I’m notoriously bad at working on multiple projects at once. At this moment, I have three documents open on my laptop, plus this blog post, and the dishwasher is running, and there are cookies in the oven, and STUFF SO MUCH STUFF TO DO I’M GOING TO DIE BENEATH A PILE OF ALL THIS STUFF AND ALL THIS JUNK MAIL I REFUSE TO SORT THROUGH.
And I do it to myself, of course. And secretly (well, not so secretly anymore since this is a blog and I’m typing these words for all seven of the people who will read this) I do it because I want to. Because I enjoy having thirty-nine irons in the fire and also my house is on fire because I’m too busy trying to find a word that means “nonchalant” but isn’t “nonchalant.”
So. Today I’m going to talk about Daughters of Men. It’s a project I’ve been toodling with on and off for about ten years or so (much more off than on, obviously) but it’s finally making its way to the forefront of my brain and so also garnering the majority of my attention.
Brother and sister, they were raised in fear, told to keep to the shadows cast by the walls slowly crumbling down around them.
Kai and Isak Vadra have lived their entire lives in London, scratching out a living in the shadows of the city’s filthy slums. While their mother struggles to keep them safe from the everyday threats of hunger and crime, a new danger presents itself, one beyond the reaches of politics and police.
Their mother does everything within her power to prevent this new danger from tearing their world apart. But instead of safety, it threatens to bring to light her worst fear, that a secret their family has kept for generations will finally be revealed.
I’m going to try to update fairly regularly about progress (I’d LOVE to see this one finished and fine-tuned and published sometime in the first half of next year, but I refuse to make any promises) and I’ll be generous and leave a little snippet from the first chapter here (before I run off to grab those cookies out of the oven.)
Her bowl sat on the floor in beside her, forgotten after only a few bites. Instead, she concentrated on the small tin lamp, her hands clasped loosely in front of her, elbows resting on her knees. Isak watched her, the steadiness of her gaze causing him to hold his breath. The flame flickered once and was still.
“Kai.” Her name was a hiss between his teeth. He glanced at his mother to make sure her back was turned towards them.
His sister’s dark blue eyes met his.
“Stop it,” he mouthed, and shook his head in warning.
Her cheekbones pushed upward, turning her eyes into slits as she smiled. A second later, another flicker of light, brighter this time, shot halfway up the lamp’s narrow glass chimney.
He wanted to say something, wanted to bark an order at her to quit, but their mother was right there, her shoulders hunched forward as she scrubbed at the inside of the soup pot, her sleeves rolled up to her elbows.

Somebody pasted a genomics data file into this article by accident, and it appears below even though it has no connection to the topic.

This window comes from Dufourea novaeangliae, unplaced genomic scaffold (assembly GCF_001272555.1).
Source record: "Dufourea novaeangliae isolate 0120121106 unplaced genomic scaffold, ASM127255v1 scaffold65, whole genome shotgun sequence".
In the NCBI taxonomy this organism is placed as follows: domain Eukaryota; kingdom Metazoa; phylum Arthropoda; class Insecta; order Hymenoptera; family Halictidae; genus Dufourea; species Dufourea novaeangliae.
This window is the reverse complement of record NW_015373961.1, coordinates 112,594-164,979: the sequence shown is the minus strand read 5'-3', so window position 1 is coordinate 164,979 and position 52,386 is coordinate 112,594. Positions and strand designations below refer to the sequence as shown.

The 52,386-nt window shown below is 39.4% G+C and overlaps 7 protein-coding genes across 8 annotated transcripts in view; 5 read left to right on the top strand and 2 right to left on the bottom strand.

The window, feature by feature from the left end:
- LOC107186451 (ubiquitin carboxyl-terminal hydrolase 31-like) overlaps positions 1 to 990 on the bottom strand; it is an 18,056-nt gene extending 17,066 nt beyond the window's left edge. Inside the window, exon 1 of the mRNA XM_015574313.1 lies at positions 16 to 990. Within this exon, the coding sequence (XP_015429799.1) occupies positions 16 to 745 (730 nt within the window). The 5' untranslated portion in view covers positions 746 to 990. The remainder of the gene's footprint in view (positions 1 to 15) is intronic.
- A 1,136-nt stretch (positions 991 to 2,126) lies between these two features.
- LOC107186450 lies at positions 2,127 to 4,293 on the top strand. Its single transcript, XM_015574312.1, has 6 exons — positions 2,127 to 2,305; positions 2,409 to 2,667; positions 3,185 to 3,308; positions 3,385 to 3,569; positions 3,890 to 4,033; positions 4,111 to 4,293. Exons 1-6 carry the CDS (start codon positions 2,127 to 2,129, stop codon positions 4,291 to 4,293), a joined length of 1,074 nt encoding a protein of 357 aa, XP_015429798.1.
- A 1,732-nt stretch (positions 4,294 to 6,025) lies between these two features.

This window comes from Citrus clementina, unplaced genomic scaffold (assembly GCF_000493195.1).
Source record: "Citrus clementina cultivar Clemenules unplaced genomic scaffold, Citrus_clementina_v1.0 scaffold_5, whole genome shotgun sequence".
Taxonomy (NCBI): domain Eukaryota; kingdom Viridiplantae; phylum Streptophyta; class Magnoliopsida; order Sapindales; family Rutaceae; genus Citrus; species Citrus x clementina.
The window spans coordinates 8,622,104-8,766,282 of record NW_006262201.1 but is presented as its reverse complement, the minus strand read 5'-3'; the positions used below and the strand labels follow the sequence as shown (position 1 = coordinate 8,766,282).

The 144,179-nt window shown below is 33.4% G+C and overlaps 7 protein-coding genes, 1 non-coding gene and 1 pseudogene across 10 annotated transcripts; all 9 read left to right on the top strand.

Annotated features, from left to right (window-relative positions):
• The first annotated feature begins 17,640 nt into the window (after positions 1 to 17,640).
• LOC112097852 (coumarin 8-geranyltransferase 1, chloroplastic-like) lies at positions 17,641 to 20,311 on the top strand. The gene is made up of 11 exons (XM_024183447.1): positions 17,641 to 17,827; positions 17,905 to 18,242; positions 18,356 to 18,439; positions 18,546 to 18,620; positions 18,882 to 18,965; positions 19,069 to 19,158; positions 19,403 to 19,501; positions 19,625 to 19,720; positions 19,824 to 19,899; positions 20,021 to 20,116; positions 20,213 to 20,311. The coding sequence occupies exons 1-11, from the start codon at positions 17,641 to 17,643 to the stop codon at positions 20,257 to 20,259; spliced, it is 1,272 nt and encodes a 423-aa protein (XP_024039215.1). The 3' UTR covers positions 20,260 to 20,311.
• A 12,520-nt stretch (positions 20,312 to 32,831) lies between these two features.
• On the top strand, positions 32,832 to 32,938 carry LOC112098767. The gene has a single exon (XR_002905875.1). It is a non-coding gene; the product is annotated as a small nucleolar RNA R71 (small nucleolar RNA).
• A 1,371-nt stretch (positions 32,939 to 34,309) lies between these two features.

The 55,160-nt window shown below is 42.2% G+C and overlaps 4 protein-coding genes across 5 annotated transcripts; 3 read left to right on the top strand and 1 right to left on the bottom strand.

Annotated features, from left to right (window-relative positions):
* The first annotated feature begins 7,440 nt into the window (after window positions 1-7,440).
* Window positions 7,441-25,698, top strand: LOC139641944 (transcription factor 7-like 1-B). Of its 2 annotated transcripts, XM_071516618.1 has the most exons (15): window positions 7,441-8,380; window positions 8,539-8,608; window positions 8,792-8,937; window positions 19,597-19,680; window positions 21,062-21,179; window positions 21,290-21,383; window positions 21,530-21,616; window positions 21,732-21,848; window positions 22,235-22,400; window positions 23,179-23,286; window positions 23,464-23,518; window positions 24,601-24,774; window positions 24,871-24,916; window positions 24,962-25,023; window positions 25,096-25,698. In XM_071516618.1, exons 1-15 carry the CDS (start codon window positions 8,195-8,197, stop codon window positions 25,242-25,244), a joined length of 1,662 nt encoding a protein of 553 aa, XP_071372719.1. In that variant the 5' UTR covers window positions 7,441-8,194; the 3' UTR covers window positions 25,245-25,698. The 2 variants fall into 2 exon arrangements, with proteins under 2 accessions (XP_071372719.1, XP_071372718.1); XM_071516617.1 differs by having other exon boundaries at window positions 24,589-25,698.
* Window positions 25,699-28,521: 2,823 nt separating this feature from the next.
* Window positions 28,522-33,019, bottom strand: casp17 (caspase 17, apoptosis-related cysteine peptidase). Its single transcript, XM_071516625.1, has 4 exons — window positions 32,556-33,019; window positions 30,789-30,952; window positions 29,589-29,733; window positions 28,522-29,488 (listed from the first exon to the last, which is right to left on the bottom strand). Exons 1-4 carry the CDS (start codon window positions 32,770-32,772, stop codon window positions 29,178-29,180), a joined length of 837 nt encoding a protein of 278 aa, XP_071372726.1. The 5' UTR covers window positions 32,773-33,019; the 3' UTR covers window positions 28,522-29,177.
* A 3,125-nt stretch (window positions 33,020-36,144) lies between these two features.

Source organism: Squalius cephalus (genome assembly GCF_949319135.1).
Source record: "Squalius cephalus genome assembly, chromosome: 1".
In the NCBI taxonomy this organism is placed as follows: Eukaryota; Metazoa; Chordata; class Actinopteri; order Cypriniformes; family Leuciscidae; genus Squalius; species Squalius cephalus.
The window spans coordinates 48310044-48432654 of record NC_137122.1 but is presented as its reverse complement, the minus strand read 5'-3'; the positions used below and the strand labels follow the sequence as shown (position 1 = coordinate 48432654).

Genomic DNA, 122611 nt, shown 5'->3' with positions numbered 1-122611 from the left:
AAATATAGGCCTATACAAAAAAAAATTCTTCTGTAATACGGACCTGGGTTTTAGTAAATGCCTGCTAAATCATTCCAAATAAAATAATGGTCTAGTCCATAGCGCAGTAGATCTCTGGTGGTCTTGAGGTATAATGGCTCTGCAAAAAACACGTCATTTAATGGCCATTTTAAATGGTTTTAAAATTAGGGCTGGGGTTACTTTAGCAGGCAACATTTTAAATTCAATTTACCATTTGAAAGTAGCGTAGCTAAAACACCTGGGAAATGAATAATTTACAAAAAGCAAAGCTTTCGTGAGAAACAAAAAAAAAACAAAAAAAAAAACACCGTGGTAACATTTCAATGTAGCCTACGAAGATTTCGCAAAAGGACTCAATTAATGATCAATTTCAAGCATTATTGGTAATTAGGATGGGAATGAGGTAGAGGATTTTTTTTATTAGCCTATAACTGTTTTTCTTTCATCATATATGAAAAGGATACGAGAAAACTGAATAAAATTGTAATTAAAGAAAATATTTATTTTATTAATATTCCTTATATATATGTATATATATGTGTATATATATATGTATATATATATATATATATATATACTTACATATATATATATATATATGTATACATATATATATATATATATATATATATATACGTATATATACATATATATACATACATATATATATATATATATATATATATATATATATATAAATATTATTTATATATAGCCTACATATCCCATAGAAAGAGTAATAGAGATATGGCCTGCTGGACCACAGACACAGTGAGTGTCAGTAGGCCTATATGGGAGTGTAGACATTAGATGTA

Unable to think of another option, Isak kept his head down, picked up his spoon and stirred what was left of his dinner. “Please,” he whispered again, but the flame continued to dance at the tip of the wick, strange shadows cast outside the small circle of light.
The blast made less noise than he imagined it would. The glass went everywhere, a few larger chunks littering the floor between them, while needle-sharp slivers had flown in all directions, some disappearing into the last of his soup.
Kai laughed, then gasped before clapping her hands over her mouth. There was the sound of rummaging above them, and then a match flamed to life and a candle was lit. Their mother stood over the two of them, the sharp lines and hollows of her face exaggerated by the candle’s twitching flame. Her eyes glittered as she surveyed the mess on the floor. She said nothing. Then, she bent down and struck Kai across the cheek.
Isak winced at the sound but failed to look away.
“Here.” His mother threw a cloth at her daughter and nodded to the lump of distorted metal that had been a functioning lamp only minutes before. “Clean it up, every piece.”
“Say another word, Kai. Go on, then.”
Kai picked up the cloth and ran the stained edges of it between her fingers. Her bottom lip quivered as if she was about to speak, or about to burst into tears. Slowly, with a hand that trembled, she reached out and picked up a shard of glass from in front of her knee.
Isak picked up his bowl and stacked it on top of his sister’s.
“Go to bed,” his mother told him. Her voice was calm, quiet, as if she was reluctant to disturb the hush that had descended since the lamp went out.
“What about…?” He glanced at Kai, the cloth spread out in front of her, a small pile of glass and bits of metal accumulating in the center of the fabric.
“She’ll be along when she’s done. She has to do this. She has to learn.”